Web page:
Jessica Pare, who much later became famous by playing Megan Draper in Mad Men and singing "Zou Bisou Bisou"on that show, was not shy about showing off her spectacular figure in the first decade of the millennium.

Way back in 2000, she did a nude scene in a film called Stardom. If you view this film on DVD, you'll see it in its theatrical widescreen ratio, but back then movies were still shot on 35MM and usually released on VHS. VHS used a TV-style 4:3 ratio, and most films were simply presented that way.

There are two common ways to make a VHS 4:3 version from a soft matte 35MM film

The more complicated method is to use pan&scan&zoom to create a completely new version from the negative. This requires a tremendous amount of time and effort (and therefore expense).

The simplest conversion was produced by simply using the entire negative. It just so happens that 35 mm film has a 1.37:1 aspect ratio, and TVs are 1.33:1. Nobody cares about the slight difference. This technique is called "open matte", which means the whole negative becomes the new TV version.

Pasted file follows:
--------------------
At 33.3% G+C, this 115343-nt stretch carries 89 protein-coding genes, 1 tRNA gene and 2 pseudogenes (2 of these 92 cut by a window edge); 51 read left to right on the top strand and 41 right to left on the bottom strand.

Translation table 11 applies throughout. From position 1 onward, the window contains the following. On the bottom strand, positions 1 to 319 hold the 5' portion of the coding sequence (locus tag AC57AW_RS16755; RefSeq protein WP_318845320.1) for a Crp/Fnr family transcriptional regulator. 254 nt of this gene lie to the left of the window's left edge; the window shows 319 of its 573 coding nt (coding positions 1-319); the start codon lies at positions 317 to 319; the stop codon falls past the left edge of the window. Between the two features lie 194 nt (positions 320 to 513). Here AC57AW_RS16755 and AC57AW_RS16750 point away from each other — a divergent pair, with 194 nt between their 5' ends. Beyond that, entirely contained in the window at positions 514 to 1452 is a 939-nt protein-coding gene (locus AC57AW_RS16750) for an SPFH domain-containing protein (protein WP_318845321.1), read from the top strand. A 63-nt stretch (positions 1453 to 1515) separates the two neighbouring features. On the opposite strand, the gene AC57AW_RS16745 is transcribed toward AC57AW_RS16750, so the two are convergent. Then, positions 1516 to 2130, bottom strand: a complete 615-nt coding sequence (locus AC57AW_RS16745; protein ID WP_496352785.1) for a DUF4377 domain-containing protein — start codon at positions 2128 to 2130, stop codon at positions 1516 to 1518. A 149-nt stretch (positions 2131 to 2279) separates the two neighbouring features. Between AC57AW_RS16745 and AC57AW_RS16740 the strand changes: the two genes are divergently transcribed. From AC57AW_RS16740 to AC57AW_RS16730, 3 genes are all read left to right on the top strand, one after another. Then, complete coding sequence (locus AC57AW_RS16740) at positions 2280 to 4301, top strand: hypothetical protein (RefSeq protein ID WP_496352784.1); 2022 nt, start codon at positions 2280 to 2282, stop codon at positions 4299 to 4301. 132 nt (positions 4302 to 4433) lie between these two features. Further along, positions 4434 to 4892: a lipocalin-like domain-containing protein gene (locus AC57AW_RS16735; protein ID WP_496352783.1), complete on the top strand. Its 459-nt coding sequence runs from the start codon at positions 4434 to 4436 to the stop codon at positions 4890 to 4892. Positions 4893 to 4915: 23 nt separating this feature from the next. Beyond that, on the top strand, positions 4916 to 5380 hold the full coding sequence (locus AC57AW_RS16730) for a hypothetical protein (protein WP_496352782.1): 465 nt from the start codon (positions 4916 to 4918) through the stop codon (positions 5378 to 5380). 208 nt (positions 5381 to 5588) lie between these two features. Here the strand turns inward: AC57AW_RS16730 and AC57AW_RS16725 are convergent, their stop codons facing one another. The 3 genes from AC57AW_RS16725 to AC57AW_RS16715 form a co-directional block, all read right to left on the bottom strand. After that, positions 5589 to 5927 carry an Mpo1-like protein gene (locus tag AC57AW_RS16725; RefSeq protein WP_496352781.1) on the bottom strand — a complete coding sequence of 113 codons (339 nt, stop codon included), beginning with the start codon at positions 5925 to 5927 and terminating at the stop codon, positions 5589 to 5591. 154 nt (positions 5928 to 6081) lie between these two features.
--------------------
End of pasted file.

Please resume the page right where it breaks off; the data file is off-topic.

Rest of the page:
It is the second method which interests us the most, since it produced some VHS scenes that we were never really meant to see, footage "outside the corners" - portions of the original negative which had been visible to the cameraman, but (theoretically) not to us.

Most of the time, we saw meaningless details like boom mikes, but occasionally we'd catch a glimpse of something more interesting. Famous examples include Kate Winslet's complete butt in Titanic, or Beverly D'Angelo showering in her panties in Vacation.

In this case, we saw Jessica Pare's bush.

Back in the late 90s and early 00s, even many early DVDs included both a widescreen and a full screen VHS-style version (or, even more puzzling, sometimes just the full screen version!)

That era is gone. You pretty much never see a full-screen DVD, but even somebody wanted to create one, the original source material would probably not be suitable because 35MM film is almost as dead as the VHS format. Films bypass the negative stage because they are shot in WYSIWYG digital format and are widescreen from the get-go.


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